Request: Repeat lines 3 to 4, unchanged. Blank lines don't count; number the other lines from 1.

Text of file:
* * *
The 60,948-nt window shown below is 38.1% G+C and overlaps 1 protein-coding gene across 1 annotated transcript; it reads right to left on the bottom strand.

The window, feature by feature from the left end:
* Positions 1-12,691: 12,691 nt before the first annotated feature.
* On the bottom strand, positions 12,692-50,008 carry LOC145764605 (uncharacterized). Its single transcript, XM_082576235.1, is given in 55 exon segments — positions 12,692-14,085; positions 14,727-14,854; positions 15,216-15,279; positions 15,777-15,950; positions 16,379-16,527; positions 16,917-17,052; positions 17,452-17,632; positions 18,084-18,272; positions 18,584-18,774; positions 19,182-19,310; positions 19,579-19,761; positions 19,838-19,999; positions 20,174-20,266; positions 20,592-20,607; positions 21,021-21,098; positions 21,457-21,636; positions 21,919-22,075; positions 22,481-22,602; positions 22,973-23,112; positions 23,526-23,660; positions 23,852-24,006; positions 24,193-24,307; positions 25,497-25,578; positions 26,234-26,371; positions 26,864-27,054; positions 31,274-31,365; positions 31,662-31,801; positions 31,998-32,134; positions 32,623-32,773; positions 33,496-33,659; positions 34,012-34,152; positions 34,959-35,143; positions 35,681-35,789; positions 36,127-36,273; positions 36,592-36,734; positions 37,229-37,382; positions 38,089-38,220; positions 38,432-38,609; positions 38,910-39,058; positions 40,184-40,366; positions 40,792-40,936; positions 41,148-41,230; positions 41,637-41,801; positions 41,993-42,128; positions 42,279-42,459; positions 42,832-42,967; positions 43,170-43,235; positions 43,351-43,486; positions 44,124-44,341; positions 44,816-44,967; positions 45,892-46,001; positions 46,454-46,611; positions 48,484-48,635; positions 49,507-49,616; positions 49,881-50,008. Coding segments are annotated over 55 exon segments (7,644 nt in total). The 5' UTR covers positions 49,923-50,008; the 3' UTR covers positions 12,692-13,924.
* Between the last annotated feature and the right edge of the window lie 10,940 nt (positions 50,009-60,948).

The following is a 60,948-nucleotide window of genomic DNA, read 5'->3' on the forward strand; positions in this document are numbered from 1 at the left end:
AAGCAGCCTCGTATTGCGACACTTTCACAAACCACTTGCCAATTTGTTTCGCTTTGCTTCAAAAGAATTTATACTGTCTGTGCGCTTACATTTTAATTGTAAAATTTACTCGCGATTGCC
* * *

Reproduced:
* Positions 1-12,691: 12,691 nt before the first annotated feature.
* On the bottom strand, positions 12,692-50,008 carry LOC145764605 (uncharacterized). Its single transcript, XM_082576235.1, is given in 55 exon segments — positions 12,692-14,085; positions 14,727-14,854; positions 15,216-15,279; positions 15,777-15,950; positions 16,379-16,527; positions 16,917-17,052; positions 17,452-17,632; positions 18,084-18,272; positions 18,584-18,774; positions 19,182-19,310; positions 19,579-19,761; positions 19,838-19,999; positions 20,174-20,266; positions 20,592-20,607; positions 21,021-21,098; positions 21,457-21,636; positions 21,919-22,075; positions 22,481-22,602; positions 22,973-23,112; positions 23,526-23,660; positions 23,852-24,006; positions 24,193-24,307; positions 25,497-25,578; positions 26,234-26,371; positions 26,864-27,054; positions 31,274-31,365; positions 31,662-31,801; positions 31,998-32,134; positions 32,623-32,773; positions 33,496-33,659; positions 34,012-34,152; positions 34,959-35,143; positions 35,681-35,789; positions 36,127-36,273; positions 36,592-36,734; positions 37,229-37,382; positions 38,089-38,220; positions 38,432-38,609; positions 38,910-39,058; positions 40,184-40,366; positions 40,792-40,936; positions 41,148-41,230; positions 41,637-41,801; positions 41,993-42,128; positions 42,279-42,459; positions 42,832-42,967; positions 43,170-43,235; positions 43,351-43,486; positions 44,124-44,341; positions 44,816-44,967; positions 45,892-46,001; positions 46,454-46,611; positions 48,484-48,635; positions 49,507-49,616; positions 49,881-50,008. Coding segments are annotated over 55 exon segments (7,644 nt in total). The 5' UTR covers positions 49,923-50,008; the 3' UTR covers positions 12,692-13,924.